Constituting Witnessing History, LLC’s “First Army Corps,” approximately 30 participants were on hand on September 10-12, 2015 for: Battle for Fortress Vicksburg!
Headquartered at the new, spacious Hampton Inn at Vicksburg, the tour began on the bluffs overlooking the Mississippi River just South of Vicksburg and then proceed to Grand Gulf where we examined the efforts of General U.S. Grant to “run” his freshwater fleet past the Confederate batteries on April 29, 1863. We visited the site of Grant’s crossing of the Mississippi River at Bruinsburg – accomplished between April 29 and May 1, 1863 – and then followed Grant’s attacks against the Confederate forces at Port Gibson. After lunch in the gorgeous town of Port Gibson, we proceeded to historic Raymond, where Confederate forces desperately tried to hold back Grant’s advance on May 12, 1863. From Raymond we proceeded to Champion Hill, the site of the last major engagement, fought on May 16, before General John C. Pemberton’s Confederate forces fought a rear guard action at the Big Black River and then retired to the defenses of Vicksburg.
On September 12 we toured the Siege lines of Vicksburg. For 47 days – from May 18 to July 4, 1863 – Grant’s forces besieged Pemberton’s rag-tag army in the earthworks by encircling the city. We went to the sites where Grant launched attacks on May 19 and May 22, and again on June 25. Pemberton’s men holding fortifications bearing the names Stockade Redan, the Great Redoubt, Railroad Redoubt, The Third Louisiana Redan, and the Second Texas Lunette withstood attack after attack. We saw where on May 19 more Medals of Honor were awarded than any other day in American military history, and, where six days later, Grant directed the mining of the Confederate works and the detonation of a charge that destroyed the Third Louisiana Redan causing Pemberton to send the First Missouri Brigade to close the breach. Nine days later, Vicksburg was surrendered, and we visited the site where Grant and Pemberton met to discuss the terms.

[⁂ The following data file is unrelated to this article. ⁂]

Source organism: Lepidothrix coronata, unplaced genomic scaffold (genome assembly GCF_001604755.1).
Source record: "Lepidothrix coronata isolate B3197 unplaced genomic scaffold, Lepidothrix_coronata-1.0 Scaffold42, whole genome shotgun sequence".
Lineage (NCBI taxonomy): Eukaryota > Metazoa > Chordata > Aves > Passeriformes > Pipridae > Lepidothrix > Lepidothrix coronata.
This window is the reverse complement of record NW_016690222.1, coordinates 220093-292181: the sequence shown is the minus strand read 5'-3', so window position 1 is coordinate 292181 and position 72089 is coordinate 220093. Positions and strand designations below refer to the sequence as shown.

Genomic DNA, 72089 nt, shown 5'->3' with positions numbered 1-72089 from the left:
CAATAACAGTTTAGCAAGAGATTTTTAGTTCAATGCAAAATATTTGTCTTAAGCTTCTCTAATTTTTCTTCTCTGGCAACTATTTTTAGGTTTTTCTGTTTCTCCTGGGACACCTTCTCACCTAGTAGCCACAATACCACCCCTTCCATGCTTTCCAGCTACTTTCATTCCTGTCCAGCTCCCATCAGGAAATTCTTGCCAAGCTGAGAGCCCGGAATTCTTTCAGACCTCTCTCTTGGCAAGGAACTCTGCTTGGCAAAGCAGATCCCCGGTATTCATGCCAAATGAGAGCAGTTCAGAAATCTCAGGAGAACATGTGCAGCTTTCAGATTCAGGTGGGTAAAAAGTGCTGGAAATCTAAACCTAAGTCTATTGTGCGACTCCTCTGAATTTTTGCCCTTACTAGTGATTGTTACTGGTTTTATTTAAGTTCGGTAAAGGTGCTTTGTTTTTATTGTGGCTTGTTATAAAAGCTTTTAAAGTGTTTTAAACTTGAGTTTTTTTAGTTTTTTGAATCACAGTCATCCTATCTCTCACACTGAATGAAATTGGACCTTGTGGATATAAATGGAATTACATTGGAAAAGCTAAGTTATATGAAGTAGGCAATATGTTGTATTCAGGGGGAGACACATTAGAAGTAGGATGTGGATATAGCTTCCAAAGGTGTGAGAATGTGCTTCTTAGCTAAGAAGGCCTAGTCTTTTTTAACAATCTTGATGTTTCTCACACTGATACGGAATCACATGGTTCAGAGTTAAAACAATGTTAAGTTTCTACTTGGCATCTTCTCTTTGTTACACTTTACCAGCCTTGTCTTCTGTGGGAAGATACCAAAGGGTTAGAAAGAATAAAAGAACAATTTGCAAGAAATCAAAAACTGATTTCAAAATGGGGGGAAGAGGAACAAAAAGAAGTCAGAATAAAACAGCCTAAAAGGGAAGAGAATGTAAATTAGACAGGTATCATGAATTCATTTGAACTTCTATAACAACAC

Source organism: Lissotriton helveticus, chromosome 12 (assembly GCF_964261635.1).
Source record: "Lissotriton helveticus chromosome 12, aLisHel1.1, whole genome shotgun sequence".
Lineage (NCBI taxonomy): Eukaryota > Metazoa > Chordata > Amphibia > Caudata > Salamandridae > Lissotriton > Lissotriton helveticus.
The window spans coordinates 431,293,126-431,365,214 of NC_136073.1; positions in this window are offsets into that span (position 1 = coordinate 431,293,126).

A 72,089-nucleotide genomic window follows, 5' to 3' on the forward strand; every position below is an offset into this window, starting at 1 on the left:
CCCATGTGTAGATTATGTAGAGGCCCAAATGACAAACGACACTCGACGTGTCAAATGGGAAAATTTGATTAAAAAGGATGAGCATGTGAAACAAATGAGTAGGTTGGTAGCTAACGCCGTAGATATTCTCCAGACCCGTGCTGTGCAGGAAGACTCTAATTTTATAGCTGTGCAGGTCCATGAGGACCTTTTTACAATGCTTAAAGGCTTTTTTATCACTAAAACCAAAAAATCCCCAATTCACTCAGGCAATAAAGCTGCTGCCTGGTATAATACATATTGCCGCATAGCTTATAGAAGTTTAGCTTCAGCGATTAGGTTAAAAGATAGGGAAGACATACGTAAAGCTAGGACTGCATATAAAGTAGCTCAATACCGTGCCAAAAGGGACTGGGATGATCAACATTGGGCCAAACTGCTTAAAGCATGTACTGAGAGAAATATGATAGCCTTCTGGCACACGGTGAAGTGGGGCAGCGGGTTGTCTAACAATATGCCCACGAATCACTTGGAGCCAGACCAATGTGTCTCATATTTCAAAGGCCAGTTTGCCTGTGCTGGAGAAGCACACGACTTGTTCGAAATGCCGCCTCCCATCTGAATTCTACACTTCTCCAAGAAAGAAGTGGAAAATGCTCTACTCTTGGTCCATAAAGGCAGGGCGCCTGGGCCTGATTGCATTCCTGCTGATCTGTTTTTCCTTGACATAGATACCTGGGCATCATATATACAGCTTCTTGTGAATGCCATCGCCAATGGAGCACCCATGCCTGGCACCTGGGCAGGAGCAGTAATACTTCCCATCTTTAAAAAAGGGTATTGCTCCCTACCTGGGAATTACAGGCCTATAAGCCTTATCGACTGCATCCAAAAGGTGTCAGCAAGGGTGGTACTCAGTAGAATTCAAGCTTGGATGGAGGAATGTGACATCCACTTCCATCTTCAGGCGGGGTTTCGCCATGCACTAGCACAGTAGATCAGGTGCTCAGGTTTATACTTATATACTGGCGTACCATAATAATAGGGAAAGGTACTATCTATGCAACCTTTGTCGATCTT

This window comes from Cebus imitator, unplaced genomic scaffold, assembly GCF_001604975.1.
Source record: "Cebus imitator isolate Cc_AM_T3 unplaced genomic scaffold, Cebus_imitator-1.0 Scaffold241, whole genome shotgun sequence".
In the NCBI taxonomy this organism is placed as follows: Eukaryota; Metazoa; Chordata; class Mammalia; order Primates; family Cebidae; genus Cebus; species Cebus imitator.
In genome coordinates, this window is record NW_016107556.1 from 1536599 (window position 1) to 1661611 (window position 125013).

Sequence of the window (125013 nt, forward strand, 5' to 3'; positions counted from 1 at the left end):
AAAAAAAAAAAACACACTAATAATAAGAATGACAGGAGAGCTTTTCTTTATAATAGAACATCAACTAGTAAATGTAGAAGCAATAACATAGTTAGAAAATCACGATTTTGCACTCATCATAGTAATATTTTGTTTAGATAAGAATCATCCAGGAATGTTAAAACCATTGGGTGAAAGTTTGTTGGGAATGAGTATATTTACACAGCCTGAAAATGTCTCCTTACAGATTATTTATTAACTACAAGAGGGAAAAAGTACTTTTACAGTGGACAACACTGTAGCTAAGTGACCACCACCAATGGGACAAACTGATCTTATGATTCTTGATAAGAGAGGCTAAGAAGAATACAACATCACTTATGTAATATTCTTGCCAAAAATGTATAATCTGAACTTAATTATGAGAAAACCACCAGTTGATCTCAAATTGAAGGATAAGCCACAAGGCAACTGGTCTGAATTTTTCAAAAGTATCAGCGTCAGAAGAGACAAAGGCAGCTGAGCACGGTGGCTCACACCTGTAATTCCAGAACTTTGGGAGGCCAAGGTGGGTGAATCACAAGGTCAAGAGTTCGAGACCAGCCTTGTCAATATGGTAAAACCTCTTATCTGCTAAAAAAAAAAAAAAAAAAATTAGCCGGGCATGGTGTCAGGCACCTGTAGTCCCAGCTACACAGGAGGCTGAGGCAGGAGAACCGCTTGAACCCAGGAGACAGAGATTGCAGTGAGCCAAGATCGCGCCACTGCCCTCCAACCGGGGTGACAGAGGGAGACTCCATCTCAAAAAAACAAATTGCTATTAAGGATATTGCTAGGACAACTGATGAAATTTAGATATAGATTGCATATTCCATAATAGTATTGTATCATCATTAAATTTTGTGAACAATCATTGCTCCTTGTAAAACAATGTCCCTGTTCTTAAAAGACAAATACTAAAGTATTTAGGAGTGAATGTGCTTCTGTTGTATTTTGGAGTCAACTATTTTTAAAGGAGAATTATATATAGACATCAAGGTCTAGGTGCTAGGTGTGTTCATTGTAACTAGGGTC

With the great Mississippi River always within view, we saw how the Union freshwater Navy made the critical difference in the campaign. We visited the remnants of the U.S.S. Cairo, a city-class gunboat sunk in the mouth of the Yazoo River after striking a Confederate torpedo.
We enjoyed wonderful lunches at fabulous venues in Port Gibson and Vicksburg. Our headquarters hotel was directly across the street from the entrance to the Vicksburg National Military Park. It was a fantastic time in an area known for its terrific food.